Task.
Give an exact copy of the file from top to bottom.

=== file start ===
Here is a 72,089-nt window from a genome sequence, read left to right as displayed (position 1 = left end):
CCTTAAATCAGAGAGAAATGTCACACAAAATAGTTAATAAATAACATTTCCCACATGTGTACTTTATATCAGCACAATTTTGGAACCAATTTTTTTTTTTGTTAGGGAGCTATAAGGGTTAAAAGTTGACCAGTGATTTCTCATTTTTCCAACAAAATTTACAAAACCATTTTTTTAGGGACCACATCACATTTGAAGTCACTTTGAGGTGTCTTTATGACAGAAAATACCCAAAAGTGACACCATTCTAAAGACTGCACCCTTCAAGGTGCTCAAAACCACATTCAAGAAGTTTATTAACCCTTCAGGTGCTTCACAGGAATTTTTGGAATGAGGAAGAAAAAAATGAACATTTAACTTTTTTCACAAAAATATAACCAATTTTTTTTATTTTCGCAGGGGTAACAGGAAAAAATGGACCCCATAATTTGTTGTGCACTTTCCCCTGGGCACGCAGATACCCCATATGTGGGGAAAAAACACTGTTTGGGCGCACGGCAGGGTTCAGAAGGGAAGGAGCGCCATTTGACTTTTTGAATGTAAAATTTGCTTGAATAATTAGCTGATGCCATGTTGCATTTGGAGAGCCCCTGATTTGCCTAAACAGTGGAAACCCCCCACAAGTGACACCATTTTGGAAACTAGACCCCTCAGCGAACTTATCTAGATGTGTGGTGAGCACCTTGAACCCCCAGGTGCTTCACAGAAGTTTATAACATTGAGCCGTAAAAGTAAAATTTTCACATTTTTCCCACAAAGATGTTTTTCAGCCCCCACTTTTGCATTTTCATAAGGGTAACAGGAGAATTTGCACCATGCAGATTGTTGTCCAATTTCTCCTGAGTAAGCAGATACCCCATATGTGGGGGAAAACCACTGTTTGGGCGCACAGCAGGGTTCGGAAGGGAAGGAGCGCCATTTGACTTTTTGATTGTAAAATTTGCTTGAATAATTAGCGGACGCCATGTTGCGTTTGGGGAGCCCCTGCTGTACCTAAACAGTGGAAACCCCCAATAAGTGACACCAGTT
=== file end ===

Here is a 72,089-nt window from a genome sequence, read left to right as displayed (position 1 = left end):
CCTTAAATCAGAGAGAAATGTCACACAAAATAGTTAATAAATAACATTTCCCACATGTGTACTTTATATCAGCACAATTTTGGAACCAATTTTTTTTTTTGTTAGGGAGCTATAAGGGTTAAAAGTTGACCAGTGATTTCTCATTTTTCCAACAAAATTTACAAAACCATTTTTTTAGGGACCACATCACATTTGAAGTCACTTTGAGGTGTCTTTATGACAGAAAATACCCAAAAGTGACACCATTCTAAAGACTGCACCCTTCAAGGTGCTCAAAACCACATTCAAGAAGTTTATTAACCCTTCAGGTGCTTCACAGGAATTTTTGGAATGAGGAAGAAAAAAATGAACATTTAACTTTTTTCACAAAAATATAACCAATTTTTTTTATTTTCGCAGGGGTAACAGGAAAAAATGGACCCCATAATTTGTTGTGCACTTTCCCCTGGGCACGCAGATACCCCATATGTGGGGAAAAAACACTGTTTGGGCGCACGGCAGGGTTCAGAAGGGAAGGAGCGCCATTTGACTTTTTGAATGTAAAATTTGCTTGAATAATTAGCTGATGCCATGTTGCATTTGGAGAGCCCCTGATTTGCCTAAACAGTGGAAACCCCCCACAAGTGACACCATTTTGGAAACTAGACCCCTCAGCGAACTTATCTAGATGTGTGGTGAGCACCTTGAACCCCCAGGTGCTTCACAGAAGTTTATAACATTGAGCCGTAAAAGTAAAATTTTCACATTTTTCCCACAAAGATGTTTTTCAGCCCCCACTTTTGCATTTTCATAAGGGTAACAGGAGAATTTGCACCATGCAGATTGTTGTCCAATTTCTCCTGAGTAAGCAGATACCCCATATGTGGGGGAAAACCACTGTTTGGGCGCACAGCAGGGTTCGGAAGGGAAGGAGCGCCATTTGACTTTTTGATTGTAAAATTTGCTTGAATAATTAGCGGACGCCATGTTGCGTTTGGGGAGCCCCTGCTGTACCTAAACAGTGGAAACCCCCAATAAGTGACACCAGTT